Monday, August 13, 2007

Landscapes matter

The space teaches and landscapes matter. As a midwestern child at heart, I find the landscape of midwestern farmland to be extremely comforting. While driving from Nashville to Columbia, MO this past weekend, I drove through some of that comforting farmland. There were no mountains to break one's view...not even small hills. Nothing but corn and soybeans and wheat for as far as the eye could see. Various shades of green, brown, tan, and yellow marking crops in various stages of growth and development and harvest. Cingular/ATT wireless commercials abounding as trees, adjacent crops, telephone poles, and even houses lined up to signify more bars in more places. In midwestern farmland, the tall stuff is so conspicuous. The things that used to dominate the higher echalons of the midwestern pastoral landscape were church steeples, water towers, and silos...mostly silos...fewer water towers...scattered steeples. All three representing sustenance of one sort or another. The things that protruded from the ground and dwarfed the ever growing stalks of corn and wheat represented nourishment of both the body and the soul. There's something to be said about the waters of baptism and the wheat that is used to make bread for holy communion and the church where these holy sacraments live and dwell and challenge and sustain...yeah there's something to be said, but I'm not sure what it is. Silos, water towers, and steeples, oh my. Those used to dominate the landscape and draw the eye, and they still do, but now they share the skies with cell towers. Actually, the cell towers dwarf the silos and towers and steeples just as they used to dwarf the corn and the wheat. Cell towers always in view. I suppose they represent an element of sustenance...the sustenance of communication with loved ones. But somehow they jar the eyes as they stand there in the midst of all the other landmarks of the midwestern landscape. Question: What do the protruding, tall things say about a culture?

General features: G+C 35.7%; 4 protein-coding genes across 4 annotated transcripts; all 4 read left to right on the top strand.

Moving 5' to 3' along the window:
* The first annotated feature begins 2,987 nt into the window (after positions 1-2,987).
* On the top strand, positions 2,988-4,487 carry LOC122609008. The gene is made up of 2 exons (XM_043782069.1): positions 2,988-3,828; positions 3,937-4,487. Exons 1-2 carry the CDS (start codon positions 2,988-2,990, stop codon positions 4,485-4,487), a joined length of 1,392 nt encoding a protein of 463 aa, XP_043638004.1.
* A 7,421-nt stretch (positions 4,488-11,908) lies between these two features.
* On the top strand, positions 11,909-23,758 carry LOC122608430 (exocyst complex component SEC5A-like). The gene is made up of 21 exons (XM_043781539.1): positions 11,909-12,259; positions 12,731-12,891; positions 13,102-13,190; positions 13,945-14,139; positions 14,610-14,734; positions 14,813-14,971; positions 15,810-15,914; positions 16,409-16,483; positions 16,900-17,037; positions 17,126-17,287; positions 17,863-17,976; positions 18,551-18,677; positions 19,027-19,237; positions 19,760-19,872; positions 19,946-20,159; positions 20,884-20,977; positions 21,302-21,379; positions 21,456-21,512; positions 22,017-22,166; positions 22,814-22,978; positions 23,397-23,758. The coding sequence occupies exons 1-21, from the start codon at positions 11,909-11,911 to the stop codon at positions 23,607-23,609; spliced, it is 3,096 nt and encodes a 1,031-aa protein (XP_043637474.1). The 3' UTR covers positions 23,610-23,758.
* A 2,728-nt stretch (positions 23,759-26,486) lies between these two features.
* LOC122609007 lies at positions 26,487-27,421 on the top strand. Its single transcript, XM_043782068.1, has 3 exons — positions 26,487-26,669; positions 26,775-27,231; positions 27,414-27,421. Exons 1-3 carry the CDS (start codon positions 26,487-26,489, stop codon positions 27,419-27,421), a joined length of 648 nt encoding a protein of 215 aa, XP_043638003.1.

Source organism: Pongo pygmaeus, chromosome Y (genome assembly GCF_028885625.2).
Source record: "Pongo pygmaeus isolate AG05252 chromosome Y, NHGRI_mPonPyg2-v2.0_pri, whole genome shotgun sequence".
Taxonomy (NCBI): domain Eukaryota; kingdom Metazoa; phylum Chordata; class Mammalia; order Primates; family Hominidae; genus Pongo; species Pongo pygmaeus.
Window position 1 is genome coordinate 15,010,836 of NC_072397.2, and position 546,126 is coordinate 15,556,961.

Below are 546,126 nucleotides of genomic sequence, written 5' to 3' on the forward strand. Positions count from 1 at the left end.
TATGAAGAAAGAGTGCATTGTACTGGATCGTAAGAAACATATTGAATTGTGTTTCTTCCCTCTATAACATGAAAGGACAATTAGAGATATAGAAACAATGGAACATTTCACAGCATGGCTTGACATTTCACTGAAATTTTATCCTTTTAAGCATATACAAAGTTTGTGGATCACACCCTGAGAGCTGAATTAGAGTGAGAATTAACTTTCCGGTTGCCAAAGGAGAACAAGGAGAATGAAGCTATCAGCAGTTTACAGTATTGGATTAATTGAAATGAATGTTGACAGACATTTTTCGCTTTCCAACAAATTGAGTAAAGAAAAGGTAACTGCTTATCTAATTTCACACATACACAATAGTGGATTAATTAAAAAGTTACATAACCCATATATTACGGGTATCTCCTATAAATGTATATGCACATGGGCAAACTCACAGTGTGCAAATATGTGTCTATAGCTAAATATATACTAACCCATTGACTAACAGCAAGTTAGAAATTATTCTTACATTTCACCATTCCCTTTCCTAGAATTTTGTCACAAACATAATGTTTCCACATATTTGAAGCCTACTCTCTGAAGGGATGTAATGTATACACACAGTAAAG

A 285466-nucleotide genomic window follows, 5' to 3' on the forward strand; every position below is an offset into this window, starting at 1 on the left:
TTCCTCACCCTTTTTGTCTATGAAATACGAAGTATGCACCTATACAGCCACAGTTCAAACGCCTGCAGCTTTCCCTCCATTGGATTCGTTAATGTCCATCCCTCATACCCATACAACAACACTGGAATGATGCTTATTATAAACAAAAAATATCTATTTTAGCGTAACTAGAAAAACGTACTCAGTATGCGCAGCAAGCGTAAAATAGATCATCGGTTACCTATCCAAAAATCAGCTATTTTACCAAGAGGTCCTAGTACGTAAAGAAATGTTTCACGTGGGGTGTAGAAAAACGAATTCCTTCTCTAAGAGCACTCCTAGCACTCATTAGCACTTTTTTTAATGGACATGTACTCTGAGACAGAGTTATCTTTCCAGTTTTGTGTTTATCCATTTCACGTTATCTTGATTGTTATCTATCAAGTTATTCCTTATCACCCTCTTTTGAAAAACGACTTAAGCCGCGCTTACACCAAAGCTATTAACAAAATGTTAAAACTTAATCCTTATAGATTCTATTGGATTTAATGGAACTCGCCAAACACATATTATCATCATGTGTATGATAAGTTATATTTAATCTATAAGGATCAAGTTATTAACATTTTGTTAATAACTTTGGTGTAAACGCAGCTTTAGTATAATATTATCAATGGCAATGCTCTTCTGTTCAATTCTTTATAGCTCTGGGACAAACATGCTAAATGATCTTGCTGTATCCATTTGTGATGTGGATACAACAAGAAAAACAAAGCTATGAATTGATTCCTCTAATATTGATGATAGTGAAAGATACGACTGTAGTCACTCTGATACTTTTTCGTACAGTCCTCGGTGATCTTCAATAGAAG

I really love the midwestern landscape. I love seeing the patchwork quilt of crops. I love seeing the barns and silos of varying size, shape, and color. I love seeing that old church off in the distance that probably stood long before cars were whizzing by on an interstate highway. I love the occasional cattle that stand there chewing their cud and whipping their tails to chase away flies and gnats. I love being able to see to visual infinity...being able to see rain coming from miles away...being able to see the shadows of large masses of clouds as they meander by overhead...being able to see so far. I really do love the midwestern landscape.


Craig said...

Really an outstanding bit of writing here Alan. Almost, made me want to visit the mid-west, almost.

I think I had traditionally underrated fields. I'm more of a trees and mountains guy. But in Princeton there is this battlefield that just sort of opens up all of a sudden between the trees - it is really suprisingly striking. It is just a field, but set next to the trees upon trees of princeton it becomes something very special, i guess the openess and vastness it suggests.

by the way: I sprained my ankle muy bueno on tuesday. Now I'm on the DL. But I'm working out, so next time we meet I'll be able to lob you 20-30 feet. I dont want to lob you, but I'm just saying, I could.